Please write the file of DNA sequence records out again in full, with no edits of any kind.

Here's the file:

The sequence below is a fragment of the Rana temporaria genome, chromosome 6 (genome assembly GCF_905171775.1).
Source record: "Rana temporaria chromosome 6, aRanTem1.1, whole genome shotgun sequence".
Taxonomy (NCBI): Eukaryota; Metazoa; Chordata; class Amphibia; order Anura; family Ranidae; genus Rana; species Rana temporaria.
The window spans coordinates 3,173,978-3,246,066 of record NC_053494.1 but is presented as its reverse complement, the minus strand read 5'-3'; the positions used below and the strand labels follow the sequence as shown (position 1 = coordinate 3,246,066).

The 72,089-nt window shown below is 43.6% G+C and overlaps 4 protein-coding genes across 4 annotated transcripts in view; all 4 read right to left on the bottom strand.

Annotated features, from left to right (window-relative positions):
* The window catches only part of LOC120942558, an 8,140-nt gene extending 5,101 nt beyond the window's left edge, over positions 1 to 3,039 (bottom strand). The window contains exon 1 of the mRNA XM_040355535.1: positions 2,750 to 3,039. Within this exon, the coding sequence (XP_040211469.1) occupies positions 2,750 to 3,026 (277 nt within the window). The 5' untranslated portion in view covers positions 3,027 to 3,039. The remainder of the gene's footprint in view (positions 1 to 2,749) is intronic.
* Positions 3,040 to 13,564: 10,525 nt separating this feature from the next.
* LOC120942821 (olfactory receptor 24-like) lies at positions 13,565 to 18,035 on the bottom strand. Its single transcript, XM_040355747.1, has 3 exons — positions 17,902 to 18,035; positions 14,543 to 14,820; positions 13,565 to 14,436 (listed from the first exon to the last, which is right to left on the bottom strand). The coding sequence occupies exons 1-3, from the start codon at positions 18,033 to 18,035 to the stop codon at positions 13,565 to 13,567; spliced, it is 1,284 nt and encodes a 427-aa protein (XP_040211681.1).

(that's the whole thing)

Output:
The sequence below is a fragment of the Rana temporaria genome, chromosome 6 (genome assembly GCF_905171775.1).
Source record: "Rana temporaria chromosome 6, aRanTem1.1, whole genome shotgun sequence".
Taxonomy (NCBI): Eukaryota; Metazoa; Chordata; class Amphibia; order Anura; family Ranidae; genus Rana; species Rana temporaria.
The window spans coordinates 3,173,978-3,246,066 of record NC_053494.1 but is presented as its reverse complement, the minus strand read 5'-3'; the positions used below and the strand labels follow the sequence as shown (position 1 = coordinate 3,246,066).

The 72,089-nt window shown below is 43.6% G+C and overlaps 4 protein-coding genes across 4 annotated transcripts in view; all 4 read right to left on the bottom strand.

Annotated features, from left to right (window-relative positions):
* The window catches only part of LOC120942558, an 8,140-nt gene extending 5,101 nt beyond the window's left edge, over positions 1 to 3,039 (bottom strand). The window contains exon 1 of the mRNA XM_040355535.1: positions 2,750 to 3,039. Within this exon, the coding sequence (XP_040211469.1) occupies positions 2,750 to 3,026 (277 nt within the window). The 5' untranslated portion in view covers positions 3,027 to 3,039. The remainder of the gene's footprint in view (positions 1 to 2,749) is intronic.
* Positions 3,040 to 13,564: 10,525 nt separating this feature from the next.
* LOC120942821 (olfactory receptor 24-like) lies at positions 13,565 to 18,035 on the bottom strand. Its single transcript, XM_040355747.1, has 3 exons — positions 17,902 to 18,035; positions 14,543 to 14,820; positions 13,565 to 14,436 (listed from the first exon to the last, which is right to left on the bottom strand). The coding sequence occupies exons 1-3, from the start codon at positions 18,033 to 18,035 to the stop codon at positions 13,565 to 13,567; spliced, it is 1,284 nt and encodes a 427-aa protein (XP_040211681.1).